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Children and Contracts

Written by Izaz Ali on 19 December 2008

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This note looks at minor and their ability to contract and the enforceability of the contract.

Under English law a minor is bound by promises, contracts and deeds relating to necessaries. The definition of necessaries means life's absolute essentials. This would include food, drink, clothing, lodging and medicine. The definition can also include other items that are suitable for the condition in life of the minor and suitable for his actual requirements at the time of the sale and delivery.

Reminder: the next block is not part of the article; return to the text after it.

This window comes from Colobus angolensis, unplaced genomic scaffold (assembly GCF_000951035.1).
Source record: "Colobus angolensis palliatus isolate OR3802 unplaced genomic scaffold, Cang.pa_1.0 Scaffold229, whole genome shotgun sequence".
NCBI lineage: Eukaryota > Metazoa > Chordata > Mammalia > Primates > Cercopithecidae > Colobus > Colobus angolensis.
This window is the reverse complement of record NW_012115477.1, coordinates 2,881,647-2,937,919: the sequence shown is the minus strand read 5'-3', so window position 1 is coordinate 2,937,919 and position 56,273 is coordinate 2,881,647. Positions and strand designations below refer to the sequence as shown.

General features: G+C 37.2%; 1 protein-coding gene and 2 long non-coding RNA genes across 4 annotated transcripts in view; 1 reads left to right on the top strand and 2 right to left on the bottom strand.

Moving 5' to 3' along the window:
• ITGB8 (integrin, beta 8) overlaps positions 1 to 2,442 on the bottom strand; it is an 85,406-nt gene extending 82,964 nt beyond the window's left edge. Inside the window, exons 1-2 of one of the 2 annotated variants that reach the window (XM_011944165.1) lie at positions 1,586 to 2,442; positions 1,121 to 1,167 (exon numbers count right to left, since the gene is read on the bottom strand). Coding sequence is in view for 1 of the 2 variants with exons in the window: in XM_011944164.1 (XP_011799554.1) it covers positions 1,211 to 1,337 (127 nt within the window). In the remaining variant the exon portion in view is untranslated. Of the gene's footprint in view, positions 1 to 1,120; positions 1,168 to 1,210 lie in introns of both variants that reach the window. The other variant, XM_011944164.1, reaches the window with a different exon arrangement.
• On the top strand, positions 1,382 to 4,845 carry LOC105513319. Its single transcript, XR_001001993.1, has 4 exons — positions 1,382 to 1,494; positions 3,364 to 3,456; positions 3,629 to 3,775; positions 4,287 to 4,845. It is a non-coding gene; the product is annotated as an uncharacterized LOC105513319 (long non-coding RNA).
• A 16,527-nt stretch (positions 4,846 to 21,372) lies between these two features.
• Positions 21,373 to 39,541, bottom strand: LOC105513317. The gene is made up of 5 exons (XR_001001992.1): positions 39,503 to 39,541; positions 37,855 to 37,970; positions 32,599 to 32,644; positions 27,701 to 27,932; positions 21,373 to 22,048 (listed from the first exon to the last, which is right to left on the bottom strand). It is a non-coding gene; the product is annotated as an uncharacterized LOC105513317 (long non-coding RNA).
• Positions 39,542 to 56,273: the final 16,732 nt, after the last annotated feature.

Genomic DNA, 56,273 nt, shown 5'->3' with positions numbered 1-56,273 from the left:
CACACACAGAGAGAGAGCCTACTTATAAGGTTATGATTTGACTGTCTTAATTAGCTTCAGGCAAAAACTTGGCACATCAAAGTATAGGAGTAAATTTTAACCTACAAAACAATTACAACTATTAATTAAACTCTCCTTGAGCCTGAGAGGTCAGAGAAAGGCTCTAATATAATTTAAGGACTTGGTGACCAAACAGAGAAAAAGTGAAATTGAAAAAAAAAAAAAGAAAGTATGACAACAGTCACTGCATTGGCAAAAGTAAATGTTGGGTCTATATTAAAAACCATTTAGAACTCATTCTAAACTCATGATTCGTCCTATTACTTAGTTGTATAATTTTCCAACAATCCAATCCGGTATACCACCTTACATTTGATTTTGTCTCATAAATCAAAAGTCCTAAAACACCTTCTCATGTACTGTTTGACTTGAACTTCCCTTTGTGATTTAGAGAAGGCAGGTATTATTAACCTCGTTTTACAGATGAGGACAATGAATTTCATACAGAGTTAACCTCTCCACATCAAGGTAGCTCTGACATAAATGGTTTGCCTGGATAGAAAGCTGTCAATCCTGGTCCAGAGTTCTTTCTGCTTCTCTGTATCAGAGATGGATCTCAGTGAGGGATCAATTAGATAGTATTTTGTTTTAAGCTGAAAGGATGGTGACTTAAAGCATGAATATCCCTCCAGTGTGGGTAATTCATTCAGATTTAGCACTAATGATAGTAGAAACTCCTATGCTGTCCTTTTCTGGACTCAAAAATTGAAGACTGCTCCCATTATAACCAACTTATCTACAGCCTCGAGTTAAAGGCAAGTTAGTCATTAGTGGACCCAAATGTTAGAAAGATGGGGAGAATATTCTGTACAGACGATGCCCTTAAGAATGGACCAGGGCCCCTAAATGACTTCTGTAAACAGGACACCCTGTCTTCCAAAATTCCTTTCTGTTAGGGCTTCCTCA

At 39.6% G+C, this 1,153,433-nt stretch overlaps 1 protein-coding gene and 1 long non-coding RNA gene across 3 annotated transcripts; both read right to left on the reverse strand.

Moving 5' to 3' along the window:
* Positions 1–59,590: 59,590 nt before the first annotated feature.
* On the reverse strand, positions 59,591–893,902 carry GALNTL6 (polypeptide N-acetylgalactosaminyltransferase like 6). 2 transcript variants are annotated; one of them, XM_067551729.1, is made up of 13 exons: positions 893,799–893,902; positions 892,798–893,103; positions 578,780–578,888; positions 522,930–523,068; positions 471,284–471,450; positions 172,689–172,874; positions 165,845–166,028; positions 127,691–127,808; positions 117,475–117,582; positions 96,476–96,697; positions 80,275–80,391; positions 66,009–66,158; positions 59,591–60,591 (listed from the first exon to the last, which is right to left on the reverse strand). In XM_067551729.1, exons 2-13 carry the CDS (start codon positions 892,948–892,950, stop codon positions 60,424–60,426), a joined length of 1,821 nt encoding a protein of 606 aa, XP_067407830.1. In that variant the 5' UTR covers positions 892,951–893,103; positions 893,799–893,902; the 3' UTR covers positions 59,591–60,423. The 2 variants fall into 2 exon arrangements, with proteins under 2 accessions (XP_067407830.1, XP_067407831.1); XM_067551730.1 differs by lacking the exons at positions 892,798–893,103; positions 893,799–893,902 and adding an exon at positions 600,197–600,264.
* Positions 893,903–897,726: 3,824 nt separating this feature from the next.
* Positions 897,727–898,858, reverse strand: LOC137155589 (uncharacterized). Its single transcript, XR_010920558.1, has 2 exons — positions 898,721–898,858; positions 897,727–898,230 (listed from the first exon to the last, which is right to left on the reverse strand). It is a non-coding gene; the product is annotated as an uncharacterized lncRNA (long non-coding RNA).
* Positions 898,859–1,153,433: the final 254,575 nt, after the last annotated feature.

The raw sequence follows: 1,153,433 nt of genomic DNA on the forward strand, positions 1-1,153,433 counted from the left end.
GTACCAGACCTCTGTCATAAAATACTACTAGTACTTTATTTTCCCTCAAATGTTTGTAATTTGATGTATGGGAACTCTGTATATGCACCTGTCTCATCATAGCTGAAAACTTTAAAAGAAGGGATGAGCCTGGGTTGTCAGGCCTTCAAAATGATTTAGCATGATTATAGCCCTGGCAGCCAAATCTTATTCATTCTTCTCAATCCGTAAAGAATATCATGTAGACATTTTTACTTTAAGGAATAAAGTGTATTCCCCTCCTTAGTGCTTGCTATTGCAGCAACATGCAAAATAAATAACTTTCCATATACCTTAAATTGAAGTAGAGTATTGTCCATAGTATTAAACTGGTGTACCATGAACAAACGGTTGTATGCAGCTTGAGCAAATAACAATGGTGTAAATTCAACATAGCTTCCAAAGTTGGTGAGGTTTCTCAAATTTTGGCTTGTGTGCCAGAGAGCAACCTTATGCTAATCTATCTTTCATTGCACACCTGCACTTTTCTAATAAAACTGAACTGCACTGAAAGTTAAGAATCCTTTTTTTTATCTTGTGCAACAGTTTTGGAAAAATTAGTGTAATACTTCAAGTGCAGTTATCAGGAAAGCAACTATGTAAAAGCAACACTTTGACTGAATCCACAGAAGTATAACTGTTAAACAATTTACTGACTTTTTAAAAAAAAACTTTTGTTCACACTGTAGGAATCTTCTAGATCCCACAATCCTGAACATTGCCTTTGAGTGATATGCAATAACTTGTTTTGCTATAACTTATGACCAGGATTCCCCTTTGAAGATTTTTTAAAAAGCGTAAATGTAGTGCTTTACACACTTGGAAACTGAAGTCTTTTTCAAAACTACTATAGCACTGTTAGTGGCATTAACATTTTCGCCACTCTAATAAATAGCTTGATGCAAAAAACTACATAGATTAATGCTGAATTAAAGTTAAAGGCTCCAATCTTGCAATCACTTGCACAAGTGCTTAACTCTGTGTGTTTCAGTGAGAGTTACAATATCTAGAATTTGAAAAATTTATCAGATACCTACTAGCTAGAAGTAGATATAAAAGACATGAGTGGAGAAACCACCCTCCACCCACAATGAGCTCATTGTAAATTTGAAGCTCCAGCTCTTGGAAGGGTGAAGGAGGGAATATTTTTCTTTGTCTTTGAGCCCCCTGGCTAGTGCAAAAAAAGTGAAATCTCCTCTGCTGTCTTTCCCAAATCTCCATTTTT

The difficulty for any retailer is that the burden lies on the retailer to show that the goods supplied are necessary. Also retailers need to take particular care in that credit agreements are unenforceable against minors and so are any harsh or oppressive terms. Great care needs to be taken here. If a term is oppressive the whole contract could be made void and in contrast if a term is favorable to a child then it can be enforceable.

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